I was very focused on making a bee.
Not too bad -- it sort of looks like a bee, right?  I really appreciated Jonathan's artistic talent after this activity.
My daughter gained more and more confidence as she spent time with the beeswax which allowed us to make quite a few animals.

From left to right: dog face, a snail, a fish, a shark, a frog, and a duck. 
We want to wish Andrea Cheng a very happy birthday and anniversary. Our family hopes you have a wonderful day with your family.  Thank you so much for sharing your birthday thoughts. Oh, and Happy Birthday to your mom too!

Check out Andrea Cheng's book, Where Do You Stay?, for children 10 and up, which was recognized with the 2012 Ohioana Book Award for Juvenile Literature:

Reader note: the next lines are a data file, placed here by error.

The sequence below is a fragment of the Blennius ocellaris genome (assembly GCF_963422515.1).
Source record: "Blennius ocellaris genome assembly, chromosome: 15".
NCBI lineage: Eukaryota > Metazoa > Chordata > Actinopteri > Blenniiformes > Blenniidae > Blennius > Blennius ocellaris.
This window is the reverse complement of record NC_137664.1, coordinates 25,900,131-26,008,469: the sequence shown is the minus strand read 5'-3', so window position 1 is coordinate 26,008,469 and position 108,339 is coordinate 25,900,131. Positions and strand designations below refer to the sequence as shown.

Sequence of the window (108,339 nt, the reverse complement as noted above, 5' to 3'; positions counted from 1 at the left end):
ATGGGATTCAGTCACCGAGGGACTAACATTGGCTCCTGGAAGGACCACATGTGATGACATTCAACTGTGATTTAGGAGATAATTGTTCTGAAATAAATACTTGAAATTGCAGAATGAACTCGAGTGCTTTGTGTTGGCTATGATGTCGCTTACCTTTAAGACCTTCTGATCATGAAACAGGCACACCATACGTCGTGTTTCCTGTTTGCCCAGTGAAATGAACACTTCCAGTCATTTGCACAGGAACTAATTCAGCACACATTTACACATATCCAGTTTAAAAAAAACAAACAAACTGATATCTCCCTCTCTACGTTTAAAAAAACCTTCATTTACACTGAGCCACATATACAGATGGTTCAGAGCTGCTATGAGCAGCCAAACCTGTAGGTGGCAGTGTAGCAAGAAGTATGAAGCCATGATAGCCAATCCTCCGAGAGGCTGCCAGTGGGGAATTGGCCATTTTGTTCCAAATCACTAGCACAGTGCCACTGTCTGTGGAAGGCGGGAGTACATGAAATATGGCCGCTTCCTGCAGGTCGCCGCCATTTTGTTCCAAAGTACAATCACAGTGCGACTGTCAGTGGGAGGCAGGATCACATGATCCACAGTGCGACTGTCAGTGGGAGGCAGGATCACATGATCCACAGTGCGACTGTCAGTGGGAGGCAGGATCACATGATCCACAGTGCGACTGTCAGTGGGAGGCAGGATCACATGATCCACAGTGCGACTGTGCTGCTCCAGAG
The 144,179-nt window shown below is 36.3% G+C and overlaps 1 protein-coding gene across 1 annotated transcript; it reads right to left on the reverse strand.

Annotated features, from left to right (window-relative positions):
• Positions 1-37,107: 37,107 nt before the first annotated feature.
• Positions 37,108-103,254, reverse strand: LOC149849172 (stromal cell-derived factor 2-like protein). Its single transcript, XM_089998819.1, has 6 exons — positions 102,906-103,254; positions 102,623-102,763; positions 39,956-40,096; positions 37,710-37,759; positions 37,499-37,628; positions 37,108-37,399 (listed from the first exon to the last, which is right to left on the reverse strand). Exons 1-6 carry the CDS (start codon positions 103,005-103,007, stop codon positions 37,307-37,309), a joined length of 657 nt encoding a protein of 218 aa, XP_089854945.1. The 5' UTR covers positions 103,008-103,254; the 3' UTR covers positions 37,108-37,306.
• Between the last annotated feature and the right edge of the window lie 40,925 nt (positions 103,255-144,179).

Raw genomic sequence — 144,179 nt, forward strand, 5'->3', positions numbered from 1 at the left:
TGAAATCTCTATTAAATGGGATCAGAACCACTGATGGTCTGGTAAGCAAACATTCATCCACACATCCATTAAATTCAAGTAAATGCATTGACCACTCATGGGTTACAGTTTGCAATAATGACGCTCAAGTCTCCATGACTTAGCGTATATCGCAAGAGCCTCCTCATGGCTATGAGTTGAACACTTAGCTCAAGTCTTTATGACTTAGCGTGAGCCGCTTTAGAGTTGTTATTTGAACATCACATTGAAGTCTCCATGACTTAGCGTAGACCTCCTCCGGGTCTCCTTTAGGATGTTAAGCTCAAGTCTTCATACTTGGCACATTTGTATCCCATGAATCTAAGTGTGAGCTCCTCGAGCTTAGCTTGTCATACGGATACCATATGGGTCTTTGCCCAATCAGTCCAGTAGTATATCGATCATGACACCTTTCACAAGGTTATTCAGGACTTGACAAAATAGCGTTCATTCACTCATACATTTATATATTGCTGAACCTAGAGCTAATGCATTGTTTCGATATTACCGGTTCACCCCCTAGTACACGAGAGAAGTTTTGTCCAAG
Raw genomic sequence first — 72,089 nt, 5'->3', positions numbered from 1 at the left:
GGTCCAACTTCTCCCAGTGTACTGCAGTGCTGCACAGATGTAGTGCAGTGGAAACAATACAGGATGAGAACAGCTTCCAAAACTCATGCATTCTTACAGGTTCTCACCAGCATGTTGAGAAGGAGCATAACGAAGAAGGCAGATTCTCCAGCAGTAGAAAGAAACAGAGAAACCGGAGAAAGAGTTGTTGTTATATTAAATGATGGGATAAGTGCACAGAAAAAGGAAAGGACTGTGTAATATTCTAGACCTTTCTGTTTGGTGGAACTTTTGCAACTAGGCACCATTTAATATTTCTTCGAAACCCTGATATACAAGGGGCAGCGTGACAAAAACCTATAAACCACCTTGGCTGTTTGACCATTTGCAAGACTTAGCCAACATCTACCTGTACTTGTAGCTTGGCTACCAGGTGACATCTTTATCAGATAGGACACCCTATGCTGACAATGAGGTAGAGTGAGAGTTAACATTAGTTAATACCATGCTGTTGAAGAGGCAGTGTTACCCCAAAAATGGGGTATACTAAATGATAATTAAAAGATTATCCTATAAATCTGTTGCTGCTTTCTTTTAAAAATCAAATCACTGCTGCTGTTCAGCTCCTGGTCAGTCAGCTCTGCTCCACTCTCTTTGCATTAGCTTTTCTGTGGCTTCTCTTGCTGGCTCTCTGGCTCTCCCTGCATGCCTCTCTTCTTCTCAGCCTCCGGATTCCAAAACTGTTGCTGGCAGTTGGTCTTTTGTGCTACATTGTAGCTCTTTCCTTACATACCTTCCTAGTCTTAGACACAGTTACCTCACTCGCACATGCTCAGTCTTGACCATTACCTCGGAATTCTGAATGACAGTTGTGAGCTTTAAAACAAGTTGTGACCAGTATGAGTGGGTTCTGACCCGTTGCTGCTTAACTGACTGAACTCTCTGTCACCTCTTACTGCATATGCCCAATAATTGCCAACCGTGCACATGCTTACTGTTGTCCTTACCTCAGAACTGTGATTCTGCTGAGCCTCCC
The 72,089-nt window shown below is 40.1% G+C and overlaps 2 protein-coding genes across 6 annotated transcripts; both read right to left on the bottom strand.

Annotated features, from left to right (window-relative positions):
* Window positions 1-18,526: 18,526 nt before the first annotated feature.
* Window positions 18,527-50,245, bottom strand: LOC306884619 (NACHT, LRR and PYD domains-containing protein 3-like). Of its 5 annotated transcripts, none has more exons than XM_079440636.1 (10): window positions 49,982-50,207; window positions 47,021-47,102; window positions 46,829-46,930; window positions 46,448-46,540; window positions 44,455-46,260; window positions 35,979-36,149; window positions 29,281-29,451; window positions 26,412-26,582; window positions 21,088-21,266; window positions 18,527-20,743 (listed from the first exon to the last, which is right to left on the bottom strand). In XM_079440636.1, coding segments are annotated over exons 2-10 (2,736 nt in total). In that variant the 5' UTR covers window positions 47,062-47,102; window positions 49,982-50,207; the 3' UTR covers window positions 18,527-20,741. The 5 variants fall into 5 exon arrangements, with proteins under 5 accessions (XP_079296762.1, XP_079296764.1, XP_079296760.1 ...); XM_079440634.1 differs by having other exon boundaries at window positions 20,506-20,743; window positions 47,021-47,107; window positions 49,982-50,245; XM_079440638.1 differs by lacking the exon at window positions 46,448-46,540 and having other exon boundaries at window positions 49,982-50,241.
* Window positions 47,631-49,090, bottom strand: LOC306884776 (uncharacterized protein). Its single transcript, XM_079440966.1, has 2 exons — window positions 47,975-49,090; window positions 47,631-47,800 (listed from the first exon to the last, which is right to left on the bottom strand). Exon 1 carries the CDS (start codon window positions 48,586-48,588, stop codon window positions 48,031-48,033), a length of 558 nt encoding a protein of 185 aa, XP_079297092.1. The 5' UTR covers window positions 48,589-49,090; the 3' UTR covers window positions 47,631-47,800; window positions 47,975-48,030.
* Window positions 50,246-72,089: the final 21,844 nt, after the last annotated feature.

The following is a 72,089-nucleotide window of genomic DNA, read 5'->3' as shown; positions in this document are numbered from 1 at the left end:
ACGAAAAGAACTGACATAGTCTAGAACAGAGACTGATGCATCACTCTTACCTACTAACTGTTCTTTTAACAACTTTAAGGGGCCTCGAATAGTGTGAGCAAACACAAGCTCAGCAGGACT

Links:

1. Andrea Cheng's Website + Classroom guides for Marika and The Year of the Book
2. Interviews - Paper Tigers, Cincinnati.com, Lee and Low BookTalk,
3. Where the Steps Were -- a documentary with Andrea Cheng (YouTube) - Part 1, Part 2
4. Grandfather Counts Classroom Guide - Lee and Low Books
5. How to Make a Wood Block Print - Lee and Low

In the video below Andrea Cheng speaks about her writing at the Toledo Museum of Art: